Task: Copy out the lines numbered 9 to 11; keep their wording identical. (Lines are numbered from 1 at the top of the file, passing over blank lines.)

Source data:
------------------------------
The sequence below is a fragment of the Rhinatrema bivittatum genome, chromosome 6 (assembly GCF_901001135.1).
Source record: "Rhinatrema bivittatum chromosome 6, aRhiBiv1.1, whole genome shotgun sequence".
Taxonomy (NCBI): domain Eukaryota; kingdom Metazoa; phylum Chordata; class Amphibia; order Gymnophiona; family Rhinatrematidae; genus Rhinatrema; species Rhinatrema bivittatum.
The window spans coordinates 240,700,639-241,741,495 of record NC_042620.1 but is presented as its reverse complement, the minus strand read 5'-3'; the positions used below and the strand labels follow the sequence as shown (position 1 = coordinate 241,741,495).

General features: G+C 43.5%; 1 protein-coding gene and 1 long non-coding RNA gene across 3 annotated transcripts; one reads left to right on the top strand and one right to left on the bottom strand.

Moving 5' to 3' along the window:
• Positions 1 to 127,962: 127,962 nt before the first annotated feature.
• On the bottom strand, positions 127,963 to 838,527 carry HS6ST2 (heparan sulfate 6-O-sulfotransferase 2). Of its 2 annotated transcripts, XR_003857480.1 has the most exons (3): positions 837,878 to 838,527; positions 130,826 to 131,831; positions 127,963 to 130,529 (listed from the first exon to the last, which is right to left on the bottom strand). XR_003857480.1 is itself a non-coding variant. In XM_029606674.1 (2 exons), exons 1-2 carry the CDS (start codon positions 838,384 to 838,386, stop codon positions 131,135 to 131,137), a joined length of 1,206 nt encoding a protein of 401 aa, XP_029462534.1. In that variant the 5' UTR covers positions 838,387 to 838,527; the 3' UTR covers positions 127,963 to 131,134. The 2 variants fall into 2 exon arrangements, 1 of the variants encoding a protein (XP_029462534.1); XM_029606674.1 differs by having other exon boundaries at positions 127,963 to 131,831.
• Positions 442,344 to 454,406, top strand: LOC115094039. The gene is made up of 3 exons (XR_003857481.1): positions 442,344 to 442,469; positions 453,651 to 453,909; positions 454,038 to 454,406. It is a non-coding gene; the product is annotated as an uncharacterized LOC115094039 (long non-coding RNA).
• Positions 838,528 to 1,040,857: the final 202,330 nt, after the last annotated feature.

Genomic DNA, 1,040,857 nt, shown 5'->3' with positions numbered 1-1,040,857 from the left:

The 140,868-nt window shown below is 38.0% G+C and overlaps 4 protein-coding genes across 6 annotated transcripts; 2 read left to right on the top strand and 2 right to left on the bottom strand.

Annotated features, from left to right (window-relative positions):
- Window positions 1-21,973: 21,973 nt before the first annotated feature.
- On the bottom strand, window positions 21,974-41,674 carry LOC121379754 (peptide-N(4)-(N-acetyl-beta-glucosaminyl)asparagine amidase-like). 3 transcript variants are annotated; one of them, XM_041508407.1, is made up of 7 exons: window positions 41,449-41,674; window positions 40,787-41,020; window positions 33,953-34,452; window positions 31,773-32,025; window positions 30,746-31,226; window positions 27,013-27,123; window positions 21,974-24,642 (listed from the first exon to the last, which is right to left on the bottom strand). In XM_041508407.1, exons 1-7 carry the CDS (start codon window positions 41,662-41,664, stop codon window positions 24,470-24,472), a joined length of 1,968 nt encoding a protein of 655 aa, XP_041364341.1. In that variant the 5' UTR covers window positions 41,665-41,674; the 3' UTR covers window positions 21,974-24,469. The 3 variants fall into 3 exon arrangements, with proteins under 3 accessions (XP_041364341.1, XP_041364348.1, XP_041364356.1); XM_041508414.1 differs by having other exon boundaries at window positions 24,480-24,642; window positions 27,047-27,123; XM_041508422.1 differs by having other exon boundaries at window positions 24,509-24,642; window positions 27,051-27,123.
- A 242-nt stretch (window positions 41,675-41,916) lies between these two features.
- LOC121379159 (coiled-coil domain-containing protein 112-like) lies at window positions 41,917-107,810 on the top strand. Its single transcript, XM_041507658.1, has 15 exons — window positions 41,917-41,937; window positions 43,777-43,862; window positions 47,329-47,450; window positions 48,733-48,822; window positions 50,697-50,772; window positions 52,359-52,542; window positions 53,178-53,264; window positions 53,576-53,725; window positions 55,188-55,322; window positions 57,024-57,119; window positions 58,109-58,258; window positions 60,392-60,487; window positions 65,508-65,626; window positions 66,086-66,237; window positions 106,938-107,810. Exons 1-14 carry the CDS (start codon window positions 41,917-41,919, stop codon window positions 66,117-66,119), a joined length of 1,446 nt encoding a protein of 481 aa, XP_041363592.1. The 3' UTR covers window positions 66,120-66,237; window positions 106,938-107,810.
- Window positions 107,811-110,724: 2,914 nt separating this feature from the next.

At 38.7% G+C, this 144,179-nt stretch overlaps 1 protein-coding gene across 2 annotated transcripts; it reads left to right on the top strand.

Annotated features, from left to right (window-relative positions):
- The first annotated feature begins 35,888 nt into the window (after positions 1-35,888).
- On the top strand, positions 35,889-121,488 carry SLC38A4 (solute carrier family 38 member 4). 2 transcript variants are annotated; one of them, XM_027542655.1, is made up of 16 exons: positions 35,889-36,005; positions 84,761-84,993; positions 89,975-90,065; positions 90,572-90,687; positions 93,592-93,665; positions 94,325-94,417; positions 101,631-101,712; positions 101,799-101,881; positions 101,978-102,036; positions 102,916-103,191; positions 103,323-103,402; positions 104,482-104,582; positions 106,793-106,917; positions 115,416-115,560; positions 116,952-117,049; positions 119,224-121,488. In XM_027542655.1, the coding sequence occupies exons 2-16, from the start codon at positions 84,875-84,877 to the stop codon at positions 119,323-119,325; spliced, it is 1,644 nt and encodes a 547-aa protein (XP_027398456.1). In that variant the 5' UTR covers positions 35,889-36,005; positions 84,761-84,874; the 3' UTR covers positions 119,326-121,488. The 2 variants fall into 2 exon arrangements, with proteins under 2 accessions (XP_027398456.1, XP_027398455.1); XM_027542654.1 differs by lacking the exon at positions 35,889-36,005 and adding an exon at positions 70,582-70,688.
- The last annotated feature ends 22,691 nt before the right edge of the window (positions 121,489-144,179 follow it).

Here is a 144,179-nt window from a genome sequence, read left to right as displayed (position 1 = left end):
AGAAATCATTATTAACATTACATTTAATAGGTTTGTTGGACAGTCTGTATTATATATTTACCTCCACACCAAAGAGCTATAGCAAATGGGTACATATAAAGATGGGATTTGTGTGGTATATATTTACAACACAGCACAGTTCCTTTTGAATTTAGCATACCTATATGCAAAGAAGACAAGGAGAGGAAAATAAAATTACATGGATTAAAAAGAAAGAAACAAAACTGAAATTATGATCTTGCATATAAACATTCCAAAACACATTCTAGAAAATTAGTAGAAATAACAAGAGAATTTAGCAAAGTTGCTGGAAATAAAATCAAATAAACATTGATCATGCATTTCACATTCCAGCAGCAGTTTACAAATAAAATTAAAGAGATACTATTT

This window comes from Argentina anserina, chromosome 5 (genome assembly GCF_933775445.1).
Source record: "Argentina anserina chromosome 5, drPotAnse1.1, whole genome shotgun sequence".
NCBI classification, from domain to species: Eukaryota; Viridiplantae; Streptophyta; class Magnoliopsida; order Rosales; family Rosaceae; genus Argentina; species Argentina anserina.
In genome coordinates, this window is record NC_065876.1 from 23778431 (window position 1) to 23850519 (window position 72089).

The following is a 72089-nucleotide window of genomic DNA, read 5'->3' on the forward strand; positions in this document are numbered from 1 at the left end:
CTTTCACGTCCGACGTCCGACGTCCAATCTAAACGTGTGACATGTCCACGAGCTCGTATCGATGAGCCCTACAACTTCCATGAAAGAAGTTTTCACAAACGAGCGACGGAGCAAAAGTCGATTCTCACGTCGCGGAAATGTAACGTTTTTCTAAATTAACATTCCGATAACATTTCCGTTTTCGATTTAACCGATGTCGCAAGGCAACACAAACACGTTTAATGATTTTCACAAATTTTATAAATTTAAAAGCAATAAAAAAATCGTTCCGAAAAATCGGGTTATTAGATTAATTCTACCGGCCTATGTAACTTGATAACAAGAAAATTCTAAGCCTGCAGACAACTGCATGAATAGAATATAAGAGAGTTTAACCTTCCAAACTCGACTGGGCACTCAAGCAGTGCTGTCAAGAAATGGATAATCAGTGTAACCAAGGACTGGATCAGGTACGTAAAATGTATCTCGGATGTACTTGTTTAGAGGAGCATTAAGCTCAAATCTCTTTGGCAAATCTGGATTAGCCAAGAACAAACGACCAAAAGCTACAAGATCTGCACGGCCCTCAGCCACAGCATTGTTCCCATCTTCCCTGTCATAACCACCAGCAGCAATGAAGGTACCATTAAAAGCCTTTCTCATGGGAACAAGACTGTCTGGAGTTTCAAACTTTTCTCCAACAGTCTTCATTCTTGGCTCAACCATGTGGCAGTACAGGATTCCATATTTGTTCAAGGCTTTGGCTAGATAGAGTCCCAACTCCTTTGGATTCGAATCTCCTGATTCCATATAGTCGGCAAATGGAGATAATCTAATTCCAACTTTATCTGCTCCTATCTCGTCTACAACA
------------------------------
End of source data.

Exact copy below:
• Positions 442,344 to 454,406, top strand: LOC115094039. The gene is made up of 3 exons (XR_003857481.1): positions 442,344 to 442,469; positions 453,651 to 453,909; positions 454,038 to 454,406. It is a non-coding gene; the product is annotated as an uncharacterized LOC115094039 (long non-coding RNA).
• Positions 838,528 to 1,040,857: the final 202,330 nt, after the last annotated feature.

Genomic DNA, 1,040,857 nt, shown 5'->3' with positions numbered 1-1,040,857 from the left: